Published online Oct 26, 2018. doi: 10.4252/wjsc.v10.i10.138
Peer-review started: June 25, 2018
First decision: July 19, 2018
Revised: July 29, 2018
Accepted: August 26, 2018
Article in press: August 26, 2018
Published online: October 26, 2018
Decompensated liver cirrhosis greatly affects patients’ life quality and expectancy. However, the tumorigenicity of stem cells impedes them as a basis for regenerative medicine treatment.
This study evaluates the long-term efficacy and safety of autologous stem cell transplantation (SCT) for decompensated liver cirrhosis based on ten years of follow-up.
We aimed to compare the survival rate and incidence of hepatocellular carcinoma (HCC) in decompensated liver cirrhosis patients with and without SCT, so as to evaluate the long-term efficacy and safety of SCT.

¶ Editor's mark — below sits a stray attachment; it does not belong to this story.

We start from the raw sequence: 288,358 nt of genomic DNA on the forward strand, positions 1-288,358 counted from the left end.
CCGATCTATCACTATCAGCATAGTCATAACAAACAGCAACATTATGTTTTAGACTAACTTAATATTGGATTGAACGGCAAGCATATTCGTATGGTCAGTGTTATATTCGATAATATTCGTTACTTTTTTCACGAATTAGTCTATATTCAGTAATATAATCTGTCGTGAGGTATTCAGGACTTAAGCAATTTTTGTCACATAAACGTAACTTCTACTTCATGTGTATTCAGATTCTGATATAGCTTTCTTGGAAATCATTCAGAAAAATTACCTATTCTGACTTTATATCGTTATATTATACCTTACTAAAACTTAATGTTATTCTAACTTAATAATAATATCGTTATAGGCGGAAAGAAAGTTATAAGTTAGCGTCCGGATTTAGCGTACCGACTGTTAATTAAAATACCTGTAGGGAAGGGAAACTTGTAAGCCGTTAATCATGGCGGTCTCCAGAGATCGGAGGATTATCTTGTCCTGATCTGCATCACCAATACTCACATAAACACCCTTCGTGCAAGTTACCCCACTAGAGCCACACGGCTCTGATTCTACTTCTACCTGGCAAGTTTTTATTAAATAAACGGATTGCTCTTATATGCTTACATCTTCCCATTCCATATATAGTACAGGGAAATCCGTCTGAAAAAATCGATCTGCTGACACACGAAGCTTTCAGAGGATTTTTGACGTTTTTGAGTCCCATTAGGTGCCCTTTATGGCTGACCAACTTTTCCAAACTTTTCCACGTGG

Consecutive patients with decompensated liver cirrhosis were included and assigned into the SCT group and non-transplantation (non-SCT) group according to whether they received SCT treatment. Patients were followed up for ten years.
The incidence of HCC was higher in the SCT group than in the non-SCT group. After adjusting for other covariates, SCT and age were independently correlated with the development of HCC in this decompensated liver cirrhosis cohort.
Autologous SCT may fail to improve the long-term efficacy and increase the incidence of HCC for decompensated liver cirrhosis.
Close monitoring of HCC is strongly recommended in patients undergoing autologous SCT.